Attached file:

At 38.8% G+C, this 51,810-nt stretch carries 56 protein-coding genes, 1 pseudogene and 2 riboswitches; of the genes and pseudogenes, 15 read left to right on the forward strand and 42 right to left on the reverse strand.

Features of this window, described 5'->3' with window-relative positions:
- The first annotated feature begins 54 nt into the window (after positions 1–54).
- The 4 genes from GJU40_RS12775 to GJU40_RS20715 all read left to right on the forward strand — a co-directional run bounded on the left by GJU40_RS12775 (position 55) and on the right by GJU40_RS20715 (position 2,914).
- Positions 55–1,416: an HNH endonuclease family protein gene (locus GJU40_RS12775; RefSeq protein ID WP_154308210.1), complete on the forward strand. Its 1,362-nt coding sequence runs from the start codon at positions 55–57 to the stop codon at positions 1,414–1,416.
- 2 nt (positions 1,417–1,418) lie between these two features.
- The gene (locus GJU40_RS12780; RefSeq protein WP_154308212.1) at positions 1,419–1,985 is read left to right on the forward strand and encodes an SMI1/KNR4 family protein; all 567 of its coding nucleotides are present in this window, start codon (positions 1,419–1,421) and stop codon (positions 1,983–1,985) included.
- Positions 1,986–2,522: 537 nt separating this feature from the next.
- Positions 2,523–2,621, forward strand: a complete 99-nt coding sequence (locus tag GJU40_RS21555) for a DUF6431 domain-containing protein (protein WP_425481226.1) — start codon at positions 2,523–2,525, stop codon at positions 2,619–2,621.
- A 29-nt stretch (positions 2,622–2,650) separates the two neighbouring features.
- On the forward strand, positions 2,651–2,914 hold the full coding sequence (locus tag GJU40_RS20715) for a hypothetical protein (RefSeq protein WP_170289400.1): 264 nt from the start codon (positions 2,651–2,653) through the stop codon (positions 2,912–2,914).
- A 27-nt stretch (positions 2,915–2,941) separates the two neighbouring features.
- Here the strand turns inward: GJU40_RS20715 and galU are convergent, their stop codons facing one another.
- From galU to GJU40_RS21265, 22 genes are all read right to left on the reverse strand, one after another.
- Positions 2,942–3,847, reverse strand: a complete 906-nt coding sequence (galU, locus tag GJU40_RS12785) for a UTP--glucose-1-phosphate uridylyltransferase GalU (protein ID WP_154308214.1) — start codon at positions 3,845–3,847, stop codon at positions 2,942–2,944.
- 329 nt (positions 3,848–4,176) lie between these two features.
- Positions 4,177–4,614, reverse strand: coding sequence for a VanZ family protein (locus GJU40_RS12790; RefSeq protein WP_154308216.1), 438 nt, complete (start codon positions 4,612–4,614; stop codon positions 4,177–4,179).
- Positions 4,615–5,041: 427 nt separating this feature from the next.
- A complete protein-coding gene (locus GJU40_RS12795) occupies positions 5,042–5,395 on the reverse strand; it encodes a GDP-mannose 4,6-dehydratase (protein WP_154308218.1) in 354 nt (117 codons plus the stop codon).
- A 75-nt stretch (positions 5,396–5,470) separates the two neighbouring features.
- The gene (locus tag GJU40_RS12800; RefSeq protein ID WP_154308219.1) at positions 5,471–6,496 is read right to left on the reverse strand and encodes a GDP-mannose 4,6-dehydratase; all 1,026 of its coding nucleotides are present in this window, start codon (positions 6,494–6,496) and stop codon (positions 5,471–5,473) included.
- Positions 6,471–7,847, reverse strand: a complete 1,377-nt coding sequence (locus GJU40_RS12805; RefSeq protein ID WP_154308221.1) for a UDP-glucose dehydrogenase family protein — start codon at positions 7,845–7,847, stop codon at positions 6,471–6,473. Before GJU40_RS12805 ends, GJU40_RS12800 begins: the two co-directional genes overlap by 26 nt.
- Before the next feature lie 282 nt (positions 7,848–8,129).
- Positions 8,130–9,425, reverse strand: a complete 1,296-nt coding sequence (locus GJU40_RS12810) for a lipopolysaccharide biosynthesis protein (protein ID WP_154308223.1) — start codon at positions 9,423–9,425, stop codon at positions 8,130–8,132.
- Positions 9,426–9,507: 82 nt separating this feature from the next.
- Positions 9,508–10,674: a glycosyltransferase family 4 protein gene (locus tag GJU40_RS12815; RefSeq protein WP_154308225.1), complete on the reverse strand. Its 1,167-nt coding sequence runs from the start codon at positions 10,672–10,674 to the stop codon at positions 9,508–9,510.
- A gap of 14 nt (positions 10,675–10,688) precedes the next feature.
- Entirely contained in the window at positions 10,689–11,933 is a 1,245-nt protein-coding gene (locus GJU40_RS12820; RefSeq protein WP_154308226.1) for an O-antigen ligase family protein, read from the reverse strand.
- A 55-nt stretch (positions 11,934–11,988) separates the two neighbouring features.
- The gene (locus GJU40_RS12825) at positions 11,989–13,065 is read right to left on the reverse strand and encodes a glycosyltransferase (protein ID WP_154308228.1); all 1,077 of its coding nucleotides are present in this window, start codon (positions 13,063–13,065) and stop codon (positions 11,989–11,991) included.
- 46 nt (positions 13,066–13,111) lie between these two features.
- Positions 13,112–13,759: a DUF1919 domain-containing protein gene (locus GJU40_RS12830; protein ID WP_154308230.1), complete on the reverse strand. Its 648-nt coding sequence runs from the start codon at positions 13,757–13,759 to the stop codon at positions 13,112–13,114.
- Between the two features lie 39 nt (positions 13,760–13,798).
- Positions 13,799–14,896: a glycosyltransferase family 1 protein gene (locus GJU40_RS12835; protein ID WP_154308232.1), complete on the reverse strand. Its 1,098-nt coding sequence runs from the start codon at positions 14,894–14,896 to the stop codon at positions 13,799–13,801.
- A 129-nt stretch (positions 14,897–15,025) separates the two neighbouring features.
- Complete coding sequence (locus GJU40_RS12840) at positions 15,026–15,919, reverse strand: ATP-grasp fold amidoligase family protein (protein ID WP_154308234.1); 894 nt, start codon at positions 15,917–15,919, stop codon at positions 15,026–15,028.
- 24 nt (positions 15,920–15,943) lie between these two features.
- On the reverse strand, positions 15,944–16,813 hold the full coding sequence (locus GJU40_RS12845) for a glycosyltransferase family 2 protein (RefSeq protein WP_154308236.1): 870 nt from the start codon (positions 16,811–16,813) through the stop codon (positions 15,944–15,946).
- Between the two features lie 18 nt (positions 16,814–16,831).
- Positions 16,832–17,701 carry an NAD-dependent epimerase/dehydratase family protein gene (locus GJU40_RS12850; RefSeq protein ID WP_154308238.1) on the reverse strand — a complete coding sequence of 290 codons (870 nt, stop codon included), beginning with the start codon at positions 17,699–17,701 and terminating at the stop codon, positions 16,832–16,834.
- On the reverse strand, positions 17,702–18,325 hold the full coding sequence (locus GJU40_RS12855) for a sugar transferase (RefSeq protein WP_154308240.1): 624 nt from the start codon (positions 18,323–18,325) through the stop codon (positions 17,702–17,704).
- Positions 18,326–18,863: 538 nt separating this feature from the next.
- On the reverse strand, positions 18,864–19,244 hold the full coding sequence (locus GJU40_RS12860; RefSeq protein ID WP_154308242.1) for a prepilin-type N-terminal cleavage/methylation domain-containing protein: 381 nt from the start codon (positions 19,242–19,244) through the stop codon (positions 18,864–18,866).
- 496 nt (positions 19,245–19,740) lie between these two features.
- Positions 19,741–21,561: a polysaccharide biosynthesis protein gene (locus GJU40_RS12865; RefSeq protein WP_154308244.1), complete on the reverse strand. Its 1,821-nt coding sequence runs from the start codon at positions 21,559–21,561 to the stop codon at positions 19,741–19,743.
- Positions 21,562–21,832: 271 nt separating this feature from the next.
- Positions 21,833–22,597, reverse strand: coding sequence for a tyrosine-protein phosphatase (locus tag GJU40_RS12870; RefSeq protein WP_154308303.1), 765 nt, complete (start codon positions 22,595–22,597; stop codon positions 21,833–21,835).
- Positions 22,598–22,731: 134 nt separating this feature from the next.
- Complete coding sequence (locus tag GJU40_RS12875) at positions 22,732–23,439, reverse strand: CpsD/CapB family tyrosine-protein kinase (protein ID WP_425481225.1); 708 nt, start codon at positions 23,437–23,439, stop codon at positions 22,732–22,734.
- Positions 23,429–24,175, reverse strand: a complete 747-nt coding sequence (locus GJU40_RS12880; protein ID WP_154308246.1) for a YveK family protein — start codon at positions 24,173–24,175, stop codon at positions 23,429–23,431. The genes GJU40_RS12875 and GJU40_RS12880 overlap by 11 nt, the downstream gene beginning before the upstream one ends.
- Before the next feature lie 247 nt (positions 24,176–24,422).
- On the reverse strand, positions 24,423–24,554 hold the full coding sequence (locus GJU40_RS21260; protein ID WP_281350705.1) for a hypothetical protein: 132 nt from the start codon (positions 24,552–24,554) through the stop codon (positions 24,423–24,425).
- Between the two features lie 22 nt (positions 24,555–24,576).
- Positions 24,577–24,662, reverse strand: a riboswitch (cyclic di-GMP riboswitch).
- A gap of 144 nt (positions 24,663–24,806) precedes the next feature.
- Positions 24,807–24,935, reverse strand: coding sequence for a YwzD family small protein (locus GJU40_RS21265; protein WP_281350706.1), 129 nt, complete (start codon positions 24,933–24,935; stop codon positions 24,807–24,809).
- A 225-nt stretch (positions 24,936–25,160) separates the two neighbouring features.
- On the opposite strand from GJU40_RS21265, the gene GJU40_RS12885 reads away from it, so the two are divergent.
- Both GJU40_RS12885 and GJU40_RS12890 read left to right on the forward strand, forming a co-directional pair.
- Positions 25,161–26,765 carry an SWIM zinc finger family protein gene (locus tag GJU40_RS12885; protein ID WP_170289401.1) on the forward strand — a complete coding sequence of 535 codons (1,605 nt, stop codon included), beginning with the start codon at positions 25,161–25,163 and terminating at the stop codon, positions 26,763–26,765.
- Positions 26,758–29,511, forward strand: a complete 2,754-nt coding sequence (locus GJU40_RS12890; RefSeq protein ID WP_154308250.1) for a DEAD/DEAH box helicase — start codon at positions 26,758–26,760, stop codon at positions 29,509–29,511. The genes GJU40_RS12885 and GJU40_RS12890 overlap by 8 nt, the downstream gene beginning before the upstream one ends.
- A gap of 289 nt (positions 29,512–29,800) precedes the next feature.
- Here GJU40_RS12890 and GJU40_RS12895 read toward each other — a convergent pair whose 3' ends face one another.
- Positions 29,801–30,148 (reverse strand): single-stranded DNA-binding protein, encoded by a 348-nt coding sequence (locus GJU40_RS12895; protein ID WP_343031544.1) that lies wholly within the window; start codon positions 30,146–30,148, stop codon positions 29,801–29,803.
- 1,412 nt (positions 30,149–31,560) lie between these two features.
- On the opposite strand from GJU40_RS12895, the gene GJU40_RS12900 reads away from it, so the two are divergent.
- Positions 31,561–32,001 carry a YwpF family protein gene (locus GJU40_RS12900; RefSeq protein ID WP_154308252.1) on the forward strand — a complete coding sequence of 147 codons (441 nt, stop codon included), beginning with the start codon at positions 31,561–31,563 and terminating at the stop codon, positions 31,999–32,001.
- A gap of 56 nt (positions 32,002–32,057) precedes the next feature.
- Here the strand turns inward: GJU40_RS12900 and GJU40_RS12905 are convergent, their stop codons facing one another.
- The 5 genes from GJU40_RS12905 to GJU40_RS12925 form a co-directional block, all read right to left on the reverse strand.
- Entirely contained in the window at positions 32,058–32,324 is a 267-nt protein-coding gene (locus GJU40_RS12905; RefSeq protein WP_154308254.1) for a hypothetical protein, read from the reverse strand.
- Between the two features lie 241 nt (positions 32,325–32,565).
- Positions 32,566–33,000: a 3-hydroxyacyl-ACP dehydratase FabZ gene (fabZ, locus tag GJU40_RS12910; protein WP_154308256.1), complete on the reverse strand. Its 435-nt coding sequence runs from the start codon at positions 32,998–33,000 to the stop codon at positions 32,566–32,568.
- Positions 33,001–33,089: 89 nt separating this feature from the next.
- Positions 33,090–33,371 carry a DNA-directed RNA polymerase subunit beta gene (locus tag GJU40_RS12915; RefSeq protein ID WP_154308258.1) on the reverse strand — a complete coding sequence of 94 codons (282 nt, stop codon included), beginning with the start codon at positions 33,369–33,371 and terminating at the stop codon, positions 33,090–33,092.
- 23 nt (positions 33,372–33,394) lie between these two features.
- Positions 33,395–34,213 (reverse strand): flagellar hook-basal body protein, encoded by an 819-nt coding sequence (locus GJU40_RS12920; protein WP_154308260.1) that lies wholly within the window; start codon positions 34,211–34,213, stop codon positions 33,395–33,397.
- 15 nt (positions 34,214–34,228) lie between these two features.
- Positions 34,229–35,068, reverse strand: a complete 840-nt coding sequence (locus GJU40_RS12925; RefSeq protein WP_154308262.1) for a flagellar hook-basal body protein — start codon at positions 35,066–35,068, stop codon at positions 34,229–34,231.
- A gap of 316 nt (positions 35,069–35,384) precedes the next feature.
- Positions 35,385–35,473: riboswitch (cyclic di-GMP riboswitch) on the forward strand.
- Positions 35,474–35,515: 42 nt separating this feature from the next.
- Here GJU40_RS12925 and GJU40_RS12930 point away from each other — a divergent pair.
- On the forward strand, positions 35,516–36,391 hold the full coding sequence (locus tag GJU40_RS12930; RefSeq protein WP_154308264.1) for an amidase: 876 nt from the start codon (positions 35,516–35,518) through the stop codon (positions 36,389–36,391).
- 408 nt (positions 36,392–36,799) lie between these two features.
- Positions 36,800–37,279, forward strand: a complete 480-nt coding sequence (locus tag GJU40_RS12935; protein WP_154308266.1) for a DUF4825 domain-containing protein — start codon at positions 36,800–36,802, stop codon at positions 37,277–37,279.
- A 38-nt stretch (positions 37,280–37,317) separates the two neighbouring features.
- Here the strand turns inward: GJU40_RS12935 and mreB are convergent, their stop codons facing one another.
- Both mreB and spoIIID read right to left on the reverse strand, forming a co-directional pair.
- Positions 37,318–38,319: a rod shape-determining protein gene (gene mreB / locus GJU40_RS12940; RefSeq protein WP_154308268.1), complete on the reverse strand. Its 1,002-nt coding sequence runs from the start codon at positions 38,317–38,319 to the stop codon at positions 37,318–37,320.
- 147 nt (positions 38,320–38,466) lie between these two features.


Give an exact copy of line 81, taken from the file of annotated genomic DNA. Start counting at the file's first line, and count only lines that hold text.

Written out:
- Positions 35,385–35,473: riboswitch (cyclic di-GMP riboswitch) on the forward strand.